Hi there.

Look, I have a birthmark on the top of my head.

Look, I have a birthmark on the top of my head.

Welcome to Nerve 10.

I’m Jordan, and I created this site because I couldn’t find mental health information on the Internet that I could relate to.

Nerve 10 is where you will find the most accessible, most meaningful mental health stories and poetry on the world wide web.

My goal is not to regurgitate technical terms and generic information—it’s to create a more realistic and helpful mental health narrative.

How I Survived My Emotional Trauma

How I Survived My Emotional Trauma

woman wrapped in blanket looking at cloudy landscape

Things weren't always as good as they currently are.

There was a long period of time in my life that was awful.

Where My Mental Health Issues All Started

Since I can remember, I have always been a difficult child that never knew how to control her emotions.

Everything seemed to either be the end of the world or the best thing since sliced bread

Looking back at my childhood I guess I appeared to be an attention-seeker and loved being the center of attention.

I was constantly trying to fit in with everyone else and was branded a troublemaker by my first and second schools.

I was bullied (sadly, who isn't nowadays) for being overweight and taller than the other girls my age, but typically school didn't care.

I found that my way to stand up to these bullies was by compulsively lying to make myself seem “cooler” than others my age, again gaining more attention which I so badly craved.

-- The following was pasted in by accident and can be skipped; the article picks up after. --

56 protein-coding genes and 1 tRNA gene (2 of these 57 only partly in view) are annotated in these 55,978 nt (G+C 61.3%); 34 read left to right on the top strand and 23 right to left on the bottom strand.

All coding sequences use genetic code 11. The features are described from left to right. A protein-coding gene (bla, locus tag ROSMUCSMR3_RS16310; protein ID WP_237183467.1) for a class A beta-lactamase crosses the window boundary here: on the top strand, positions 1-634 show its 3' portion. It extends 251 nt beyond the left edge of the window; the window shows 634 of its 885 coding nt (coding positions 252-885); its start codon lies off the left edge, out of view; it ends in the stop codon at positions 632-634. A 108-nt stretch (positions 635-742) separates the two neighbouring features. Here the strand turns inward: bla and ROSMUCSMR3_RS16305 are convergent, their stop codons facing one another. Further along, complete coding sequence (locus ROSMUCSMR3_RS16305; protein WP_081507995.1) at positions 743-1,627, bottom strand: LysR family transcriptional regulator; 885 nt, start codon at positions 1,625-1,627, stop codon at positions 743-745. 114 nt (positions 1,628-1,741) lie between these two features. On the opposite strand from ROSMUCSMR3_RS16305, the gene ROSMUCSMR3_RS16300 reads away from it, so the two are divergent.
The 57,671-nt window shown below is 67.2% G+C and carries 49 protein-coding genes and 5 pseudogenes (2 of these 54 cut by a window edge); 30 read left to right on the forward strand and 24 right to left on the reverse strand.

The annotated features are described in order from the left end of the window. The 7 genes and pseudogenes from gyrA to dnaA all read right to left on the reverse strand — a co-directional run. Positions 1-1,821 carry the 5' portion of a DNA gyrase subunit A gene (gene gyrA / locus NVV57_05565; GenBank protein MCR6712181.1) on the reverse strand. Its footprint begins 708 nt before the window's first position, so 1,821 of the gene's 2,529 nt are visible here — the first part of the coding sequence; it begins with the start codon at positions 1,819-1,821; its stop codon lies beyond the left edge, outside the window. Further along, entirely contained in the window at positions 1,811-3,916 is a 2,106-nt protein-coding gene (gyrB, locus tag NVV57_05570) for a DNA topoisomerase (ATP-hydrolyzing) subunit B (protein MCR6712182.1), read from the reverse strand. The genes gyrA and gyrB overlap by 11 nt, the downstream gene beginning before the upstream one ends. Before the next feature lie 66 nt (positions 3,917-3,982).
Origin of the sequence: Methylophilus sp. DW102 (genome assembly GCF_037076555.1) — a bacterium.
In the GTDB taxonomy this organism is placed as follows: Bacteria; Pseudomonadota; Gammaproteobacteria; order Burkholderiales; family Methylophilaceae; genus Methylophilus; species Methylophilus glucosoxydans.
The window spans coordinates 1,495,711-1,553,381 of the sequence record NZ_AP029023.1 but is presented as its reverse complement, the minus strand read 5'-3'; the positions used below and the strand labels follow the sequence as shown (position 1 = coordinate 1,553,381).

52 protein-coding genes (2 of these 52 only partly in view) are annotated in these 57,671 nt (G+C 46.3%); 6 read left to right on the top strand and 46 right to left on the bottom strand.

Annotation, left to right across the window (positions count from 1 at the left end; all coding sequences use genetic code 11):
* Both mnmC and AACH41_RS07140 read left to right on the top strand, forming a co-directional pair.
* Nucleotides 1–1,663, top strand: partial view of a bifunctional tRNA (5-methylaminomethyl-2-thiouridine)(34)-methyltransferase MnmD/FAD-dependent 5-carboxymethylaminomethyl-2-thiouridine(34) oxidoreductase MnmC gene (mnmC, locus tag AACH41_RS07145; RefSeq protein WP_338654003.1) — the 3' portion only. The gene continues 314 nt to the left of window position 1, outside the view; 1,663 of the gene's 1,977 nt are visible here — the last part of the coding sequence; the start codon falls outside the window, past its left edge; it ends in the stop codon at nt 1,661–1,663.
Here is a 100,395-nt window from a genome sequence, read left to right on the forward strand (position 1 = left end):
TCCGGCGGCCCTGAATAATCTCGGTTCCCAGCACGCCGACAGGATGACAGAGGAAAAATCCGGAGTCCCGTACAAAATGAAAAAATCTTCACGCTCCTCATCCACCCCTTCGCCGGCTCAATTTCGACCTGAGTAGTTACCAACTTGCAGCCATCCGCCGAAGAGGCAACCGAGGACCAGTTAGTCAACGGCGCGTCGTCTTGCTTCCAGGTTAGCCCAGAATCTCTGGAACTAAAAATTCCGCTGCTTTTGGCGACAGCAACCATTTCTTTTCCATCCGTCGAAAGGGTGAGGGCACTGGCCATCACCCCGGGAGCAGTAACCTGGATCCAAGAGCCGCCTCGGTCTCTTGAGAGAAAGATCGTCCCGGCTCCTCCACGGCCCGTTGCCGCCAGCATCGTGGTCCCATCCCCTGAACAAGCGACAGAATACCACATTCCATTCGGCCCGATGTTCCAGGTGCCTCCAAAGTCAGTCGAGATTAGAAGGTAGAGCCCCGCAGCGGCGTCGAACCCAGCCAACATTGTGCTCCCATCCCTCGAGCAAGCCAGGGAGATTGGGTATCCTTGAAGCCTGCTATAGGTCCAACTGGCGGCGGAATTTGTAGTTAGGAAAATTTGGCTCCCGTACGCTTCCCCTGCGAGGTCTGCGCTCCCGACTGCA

Things came to a head when I was about 8 or 9 years old. I had compulsively lied to everyone at school, including my teachers, telling everyone that my dad had died. Back then I didn't realize the consequences of my actions. I just loved that it made me the center of attention.

It all came out when my mum went to a parent-teacher evening and the school told her what I had said. She so rightly corrected them on the information.

I wish I could give my younger self a hug. I was so scared and confused at that time. 

It wast then that I threatened to take my own life.

How an 8-year-old would even know this is scary to me, and the school finally intervened.

I was sent to a psychiatrist, who diagnosed me as an attention-seeker and an immature girl who struggled with her parents’ divorce--and left me to go on my merry way.

My mum and dad didn't really understand the enormity of the situation (I feel so bad for them for being such a problem child) but then again I was so good at hiding it.

I let everyone think I was this bad person who didn't really have a care in the world and that nothing could affect her.